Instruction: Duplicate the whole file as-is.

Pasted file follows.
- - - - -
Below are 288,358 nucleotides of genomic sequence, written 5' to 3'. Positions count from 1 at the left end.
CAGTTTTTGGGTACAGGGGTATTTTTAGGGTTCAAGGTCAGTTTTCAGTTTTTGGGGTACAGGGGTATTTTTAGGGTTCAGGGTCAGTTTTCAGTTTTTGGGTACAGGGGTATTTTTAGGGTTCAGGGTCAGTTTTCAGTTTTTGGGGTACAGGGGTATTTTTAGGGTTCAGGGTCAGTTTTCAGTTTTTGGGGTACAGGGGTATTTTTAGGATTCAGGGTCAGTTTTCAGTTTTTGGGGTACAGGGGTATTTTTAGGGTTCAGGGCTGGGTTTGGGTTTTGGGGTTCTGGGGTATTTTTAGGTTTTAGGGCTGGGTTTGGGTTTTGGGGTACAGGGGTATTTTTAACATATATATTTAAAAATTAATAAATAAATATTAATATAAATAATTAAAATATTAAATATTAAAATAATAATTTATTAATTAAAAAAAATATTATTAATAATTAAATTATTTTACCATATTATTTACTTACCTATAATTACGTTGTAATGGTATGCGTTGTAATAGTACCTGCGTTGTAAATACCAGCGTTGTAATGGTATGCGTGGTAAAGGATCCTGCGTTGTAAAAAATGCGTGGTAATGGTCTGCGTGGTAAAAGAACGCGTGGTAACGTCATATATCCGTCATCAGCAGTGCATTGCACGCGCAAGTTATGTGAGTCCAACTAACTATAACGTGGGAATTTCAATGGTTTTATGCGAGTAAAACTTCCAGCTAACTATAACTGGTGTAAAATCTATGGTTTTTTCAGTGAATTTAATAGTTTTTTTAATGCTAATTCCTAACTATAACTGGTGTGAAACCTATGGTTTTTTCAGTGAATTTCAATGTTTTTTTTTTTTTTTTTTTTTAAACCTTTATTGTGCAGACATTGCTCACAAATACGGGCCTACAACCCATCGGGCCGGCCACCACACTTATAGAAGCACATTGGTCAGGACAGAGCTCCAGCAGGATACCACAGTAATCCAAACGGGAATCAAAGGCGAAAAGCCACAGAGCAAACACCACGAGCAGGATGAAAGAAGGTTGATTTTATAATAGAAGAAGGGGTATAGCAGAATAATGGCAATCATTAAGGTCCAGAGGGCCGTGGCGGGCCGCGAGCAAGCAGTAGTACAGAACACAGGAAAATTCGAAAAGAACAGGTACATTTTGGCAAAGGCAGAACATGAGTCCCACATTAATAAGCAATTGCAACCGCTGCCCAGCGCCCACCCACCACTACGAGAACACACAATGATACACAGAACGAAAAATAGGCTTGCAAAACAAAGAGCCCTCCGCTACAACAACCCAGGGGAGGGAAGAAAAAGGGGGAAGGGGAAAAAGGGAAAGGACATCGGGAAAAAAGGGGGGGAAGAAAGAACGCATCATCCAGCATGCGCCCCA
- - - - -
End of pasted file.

Below are 288,358 nucleotides of genomic sequence, written 5' to 3'. Positions count from 1 at the left end.
CAGTTTTTGGGTACAGGGGTATTTTTAGGGTTCAAGGTCAGTTTTCAGTTTTTGGGGTACAGGGGTATTTTTAGGGTTCAGGGTCAGTTTTCAGTTTTTGGGTACAGGGGTATTTTTAGGGTTCAGGGTCAGTTTTCAGTTTTTGGGGTACAGGGGTATTTTTAGGGTTCAGGGTCAGTTTTCAGTTTTTGGGGTACAGGGGTATTTTTAGGATTCAGGGTCAGTTTTCAGTTTTTGGGGTACAGGGGTATTTTTAGGGTTCAGGGCTGGGTTTGGGTTTTGGGGTTCTGGGGTATTTTTAGGTTTTAGGGCTGGGTTTGGGTTTTGGGGTACAGGGGTATTTTTAACATATATATTTAAAAATTAATAAATAAATATTAATATAAATAATTAAAATATTAAATATTAAAATAATAATTTATTAATTAAAAAAAATATTATTAATAATTAAATTATTTTACCATATTATTTACTTACCTATAATTACGTTGTAATGGTATGCGTTGTAATAGTACCTGCGTTGTAAATACCAGCGTTGTAATGGTATGCGTGGTAAAGGATCCTGCGTTGTAAAAAATGCGTGGTAATGGTCTGCGTGGTAAAAGAACGCGTGGTAACGTCATATATCCGTCATCAGCAGTGCATTGCACGCGCAAGTTATGTGAGTCCAACTAACTATAACGTGGGAATTTCAATGGTTTTATGCGAGTAAAACTTCCAGCTAACTATAACTGGTGTAAAATCTATGGTTTTTTCAGTGAATTTAATAGTTTTTTTAATGCTAATTCCTAACTATAACTGGTGTGAAACCTATGGTTTTTTCAGTGAATTTCAATGTTTTTTTTTTTTTTTTTTTTTAAACCTTTATTGTGCAGACATTGCTCACAAATACGGGCCTACAACCCATCGGGCCGGCCACCACACTTATAGAAGCACATTGGTCAGGACAGAGCTCCAGCAGGATACCACAGTAATCCAAACGGGAATCAAAGGCGAAAAGCCACAGAGCAAACACCACGAGCAGGATGAAAGAAGGTTGATTTTATAATAGAAGAAGGGGTATAGCAGAATAATGGCAATCATTAAGGTCCAGAGGGCCGTGGCGGGCCGCGAGCAAGCAGTAGTACAGAACACAGGAAAATTCGAAAAGAACAGGTACATTTTGGCAAAGGCAGAACATGAGTCCCACATTAATAAGCAATTGCAACCGCTGCCCAGCGCCCACCCACCACTACGAGAACACACAATGATACACAGAACGAAAAATAGGCTTGCAAAACAAAGAGCCCTCCGCTACAACAACCCAGGGGAGGGAAGAAAAAGGGGGAAGGGGAAAAAGGGAAAGGACATCGGGAAAAAAGGGGGGGAAGAAAGAACGCATCATCCAGCATGCGCCCCA